The Impact of Early-Onset Hereditary Essential Tremor on Affected Individuals: A Qualitative Study

DSpace Repository

Show simple item record

dc.contributor.advisor Schneider, Gretchen Ahles, Lauren 2011-05-23T19:58:21Z 2011-05-23T19:58:21Z 2011
dc.description.abstract Essential tremor (ET) is a non-life-threatening progressive neurological disorder that causes postural and kinetic tremor in the hands and other body parts. Age of onset, degree of tremor severity, and body parts affected are all highly variable, and an estimated 10 million Americans are affected. The genetics of ET is currently not well understood, but many individuals have a positive family history with an autosomal dominant pattern of inheritance. ET is often regarded as a disorder of the elderly, but with peaks in tremor manifestation in the second and sixth decades of life, many young individuals are also affected. Few studies have addressed the younger ET population and issues facing these individuals. In our study, eight individuals with early-onset (tremor onset before age 30) hereditary essential tremor participated in audiotaped interviews to further explore the impact of this condition on their lives. The format of the interview was based on a semi-structured interview guide that prompted discussion of life issues. The three main themes derived from the interviews included difficulties in social v situations, restrictions and limitations, and adaptation, coping, and acceptance. ET had a significant impact on social life, interactions with strangers, functionality in daily living, careers and hobbies, relationships with friends and family, and overall attitude. Positive and negative experiences with medical providers and support groups were also described. Our study provided a detailed look into the lives of young individuals with ET, and the findings suggest that there are many functional and emotional issues surrounding this condition. The degree to which these issues impact those with ET may vary based on the individual’s age and age of tremor onset. Medical providers need to be aware of the multidimensional effects of ET, and genetic counselors may be able to assist in providing support and resources to individuals with ET.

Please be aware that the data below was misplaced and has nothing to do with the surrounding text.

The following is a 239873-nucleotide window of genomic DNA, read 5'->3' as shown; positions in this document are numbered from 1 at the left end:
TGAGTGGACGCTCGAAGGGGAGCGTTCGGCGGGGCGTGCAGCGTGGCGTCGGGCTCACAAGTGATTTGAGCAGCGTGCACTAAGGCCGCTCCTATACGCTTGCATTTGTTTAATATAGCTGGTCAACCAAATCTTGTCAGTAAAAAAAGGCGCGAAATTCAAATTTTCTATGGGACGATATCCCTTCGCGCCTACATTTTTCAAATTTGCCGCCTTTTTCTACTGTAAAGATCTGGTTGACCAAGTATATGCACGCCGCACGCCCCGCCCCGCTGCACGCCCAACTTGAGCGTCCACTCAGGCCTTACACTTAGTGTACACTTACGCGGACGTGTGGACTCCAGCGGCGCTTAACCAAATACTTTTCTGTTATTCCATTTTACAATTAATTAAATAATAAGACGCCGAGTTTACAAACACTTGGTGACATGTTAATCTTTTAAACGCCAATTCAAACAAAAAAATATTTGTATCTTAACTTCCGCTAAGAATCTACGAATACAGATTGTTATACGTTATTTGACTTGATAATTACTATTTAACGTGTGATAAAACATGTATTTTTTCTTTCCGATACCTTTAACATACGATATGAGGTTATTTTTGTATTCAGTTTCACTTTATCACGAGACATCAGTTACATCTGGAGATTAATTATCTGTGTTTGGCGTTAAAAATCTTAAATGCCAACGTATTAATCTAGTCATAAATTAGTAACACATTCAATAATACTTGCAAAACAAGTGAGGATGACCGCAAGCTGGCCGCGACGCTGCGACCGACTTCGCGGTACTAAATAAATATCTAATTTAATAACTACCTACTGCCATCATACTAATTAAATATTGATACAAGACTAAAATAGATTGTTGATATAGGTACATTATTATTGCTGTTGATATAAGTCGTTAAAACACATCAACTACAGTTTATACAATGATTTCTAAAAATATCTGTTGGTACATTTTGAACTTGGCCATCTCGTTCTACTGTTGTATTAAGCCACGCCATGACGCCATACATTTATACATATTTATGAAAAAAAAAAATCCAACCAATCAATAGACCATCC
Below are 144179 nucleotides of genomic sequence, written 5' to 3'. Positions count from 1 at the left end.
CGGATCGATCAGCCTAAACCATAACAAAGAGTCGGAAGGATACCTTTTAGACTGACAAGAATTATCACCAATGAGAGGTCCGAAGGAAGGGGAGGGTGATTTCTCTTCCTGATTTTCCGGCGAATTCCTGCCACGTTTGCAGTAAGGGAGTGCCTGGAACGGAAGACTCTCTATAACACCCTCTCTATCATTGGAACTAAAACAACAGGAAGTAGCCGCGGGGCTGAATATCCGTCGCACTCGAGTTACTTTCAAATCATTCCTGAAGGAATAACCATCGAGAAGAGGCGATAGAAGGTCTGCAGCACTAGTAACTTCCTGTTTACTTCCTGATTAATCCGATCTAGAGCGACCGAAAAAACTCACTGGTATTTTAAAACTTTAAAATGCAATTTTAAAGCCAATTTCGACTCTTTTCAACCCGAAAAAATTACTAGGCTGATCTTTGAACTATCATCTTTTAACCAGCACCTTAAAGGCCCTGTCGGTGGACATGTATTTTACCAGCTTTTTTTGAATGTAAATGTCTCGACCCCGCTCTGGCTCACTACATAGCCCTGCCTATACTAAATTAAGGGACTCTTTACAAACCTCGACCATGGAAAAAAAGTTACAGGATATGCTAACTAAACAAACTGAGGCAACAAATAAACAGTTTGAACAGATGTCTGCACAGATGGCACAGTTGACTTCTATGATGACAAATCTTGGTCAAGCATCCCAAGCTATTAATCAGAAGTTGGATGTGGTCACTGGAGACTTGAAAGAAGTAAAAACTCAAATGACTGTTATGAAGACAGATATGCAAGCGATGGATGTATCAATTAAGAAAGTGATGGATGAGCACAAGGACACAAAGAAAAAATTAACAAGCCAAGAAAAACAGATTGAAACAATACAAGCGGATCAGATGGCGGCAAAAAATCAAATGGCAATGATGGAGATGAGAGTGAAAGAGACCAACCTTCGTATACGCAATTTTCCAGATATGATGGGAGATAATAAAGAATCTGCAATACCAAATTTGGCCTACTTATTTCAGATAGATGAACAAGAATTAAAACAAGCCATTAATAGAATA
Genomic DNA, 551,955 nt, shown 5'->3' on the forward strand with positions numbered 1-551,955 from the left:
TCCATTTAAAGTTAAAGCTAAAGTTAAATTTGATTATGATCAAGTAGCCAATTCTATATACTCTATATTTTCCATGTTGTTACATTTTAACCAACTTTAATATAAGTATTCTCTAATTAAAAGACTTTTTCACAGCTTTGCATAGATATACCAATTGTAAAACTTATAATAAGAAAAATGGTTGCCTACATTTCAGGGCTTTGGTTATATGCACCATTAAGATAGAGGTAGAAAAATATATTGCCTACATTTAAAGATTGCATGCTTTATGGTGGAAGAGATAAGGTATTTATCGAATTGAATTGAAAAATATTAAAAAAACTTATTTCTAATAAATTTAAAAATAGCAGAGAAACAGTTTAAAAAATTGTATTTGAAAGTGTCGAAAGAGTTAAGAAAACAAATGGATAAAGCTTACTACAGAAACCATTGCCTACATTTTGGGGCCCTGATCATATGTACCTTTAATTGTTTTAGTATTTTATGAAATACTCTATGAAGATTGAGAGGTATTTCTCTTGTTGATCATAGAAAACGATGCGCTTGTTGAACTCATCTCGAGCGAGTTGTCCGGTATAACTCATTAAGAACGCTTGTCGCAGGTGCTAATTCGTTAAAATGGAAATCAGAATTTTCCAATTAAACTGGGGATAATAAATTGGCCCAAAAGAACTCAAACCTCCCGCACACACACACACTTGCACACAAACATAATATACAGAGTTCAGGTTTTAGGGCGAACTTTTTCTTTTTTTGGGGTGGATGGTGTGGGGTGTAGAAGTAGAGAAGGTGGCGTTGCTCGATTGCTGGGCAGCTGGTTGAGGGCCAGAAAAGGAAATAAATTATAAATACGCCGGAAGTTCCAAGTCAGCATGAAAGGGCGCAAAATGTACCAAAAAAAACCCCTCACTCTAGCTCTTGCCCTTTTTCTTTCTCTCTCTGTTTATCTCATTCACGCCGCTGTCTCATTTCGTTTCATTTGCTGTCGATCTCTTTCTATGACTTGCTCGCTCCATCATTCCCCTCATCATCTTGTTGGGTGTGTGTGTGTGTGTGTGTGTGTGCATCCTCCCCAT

dc.description.sponsorship Brandeis University, Graduate School of Arts and Sciences
dc.format.mimetype application/pdf
dc.language English
dc.language.iso eng
dc.publisher Brandeis University
dc.relation.ispartofseries Brandeis University Theses and Dissertations
dc.rights Copyright by Lauren Ahles 2011
dc.subject physical disability
dc.subject early-onset disorder
dc.subject essential tremor
dc.subject emotional issues
dc.title The Impact of Early-Onset Hereditary Essential Tremor on Affected Individuals: A Qualitative Study
dc.type Thesis
dc.contributor.department Graduate Program in Genetic Counseling MS Masters Genetic Counseling Brandeis University, Graduate School of Arts and Sciences

Files in this item

This item appears in the following Collection(s)

Show simple item record

Search BIR


My Account